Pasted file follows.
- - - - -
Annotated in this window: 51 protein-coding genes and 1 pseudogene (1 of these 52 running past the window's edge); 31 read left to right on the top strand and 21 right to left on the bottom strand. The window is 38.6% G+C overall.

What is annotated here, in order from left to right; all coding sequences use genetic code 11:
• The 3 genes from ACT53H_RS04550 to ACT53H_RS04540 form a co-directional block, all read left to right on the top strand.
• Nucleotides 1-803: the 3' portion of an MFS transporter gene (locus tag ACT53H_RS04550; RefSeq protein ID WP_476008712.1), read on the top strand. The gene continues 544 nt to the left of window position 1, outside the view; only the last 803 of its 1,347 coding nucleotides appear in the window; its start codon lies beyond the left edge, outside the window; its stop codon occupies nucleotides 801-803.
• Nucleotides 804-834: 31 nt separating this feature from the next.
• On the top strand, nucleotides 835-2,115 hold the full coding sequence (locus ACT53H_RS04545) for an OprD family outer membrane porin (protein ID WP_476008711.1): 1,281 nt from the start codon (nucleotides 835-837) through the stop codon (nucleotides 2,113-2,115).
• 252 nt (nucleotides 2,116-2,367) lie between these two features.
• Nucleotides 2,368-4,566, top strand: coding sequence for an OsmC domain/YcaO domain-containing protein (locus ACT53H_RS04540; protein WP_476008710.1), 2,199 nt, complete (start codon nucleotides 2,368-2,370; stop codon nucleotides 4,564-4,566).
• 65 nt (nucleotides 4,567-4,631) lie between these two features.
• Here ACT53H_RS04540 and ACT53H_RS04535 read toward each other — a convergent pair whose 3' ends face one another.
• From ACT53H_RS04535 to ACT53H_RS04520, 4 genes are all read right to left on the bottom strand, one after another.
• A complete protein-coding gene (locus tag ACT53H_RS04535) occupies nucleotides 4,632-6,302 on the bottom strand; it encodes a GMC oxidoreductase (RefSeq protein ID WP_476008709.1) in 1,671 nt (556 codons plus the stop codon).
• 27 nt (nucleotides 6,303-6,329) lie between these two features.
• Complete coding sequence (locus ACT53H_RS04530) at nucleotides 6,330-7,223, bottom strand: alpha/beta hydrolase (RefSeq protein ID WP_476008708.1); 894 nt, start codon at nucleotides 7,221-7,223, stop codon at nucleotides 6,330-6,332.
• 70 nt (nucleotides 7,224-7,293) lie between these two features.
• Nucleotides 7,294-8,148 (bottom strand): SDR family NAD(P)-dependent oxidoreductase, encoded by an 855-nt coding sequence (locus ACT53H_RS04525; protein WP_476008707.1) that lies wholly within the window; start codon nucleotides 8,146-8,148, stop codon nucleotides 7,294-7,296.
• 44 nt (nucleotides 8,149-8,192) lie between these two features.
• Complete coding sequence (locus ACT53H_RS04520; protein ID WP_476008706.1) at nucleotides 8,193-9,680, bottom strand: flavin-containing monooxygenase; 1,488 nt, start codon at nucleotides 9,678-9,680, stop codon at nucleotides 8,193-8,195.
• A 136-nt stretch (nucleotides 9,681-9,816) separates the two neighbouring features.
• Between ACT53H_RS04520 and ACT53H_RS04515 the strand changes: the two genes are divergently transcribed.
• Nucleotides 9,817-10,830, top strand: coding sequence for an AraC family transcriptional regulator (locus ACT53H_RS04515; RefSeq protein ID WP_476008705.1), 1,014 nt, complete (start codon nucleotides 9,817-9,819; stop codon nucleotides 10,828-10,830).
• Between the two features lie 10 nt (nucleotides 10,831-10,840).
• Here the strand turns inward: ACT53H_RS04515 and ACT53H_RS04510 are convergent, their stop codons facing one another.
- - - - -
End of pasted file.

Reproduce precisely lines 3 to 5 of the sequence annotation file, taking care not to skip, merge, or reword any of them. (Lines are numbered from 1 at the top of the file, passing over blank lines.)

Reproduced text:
• The 3 genes from ACT53H_RS04550 to ACT53H_RS04540 form a co-directional block, all read left to right on the top strand.
• Nucleotides 1-803: the 3' portion of an MFS transporter gene (locus tag ACT53H_RS04550; RefSeq protein ID WP_476008712.1), read on the top strand. The gene continues 544 nt to the left of window position 1, outside the view; only the last 803 of its 1,347 coding nucleotides appear in the window; its start codon lies beyond the left edge, outside the window; its stop codon occupies nucleotides 801-803.
• Nucleotides 804-834: 31 nt separating this feature from the next.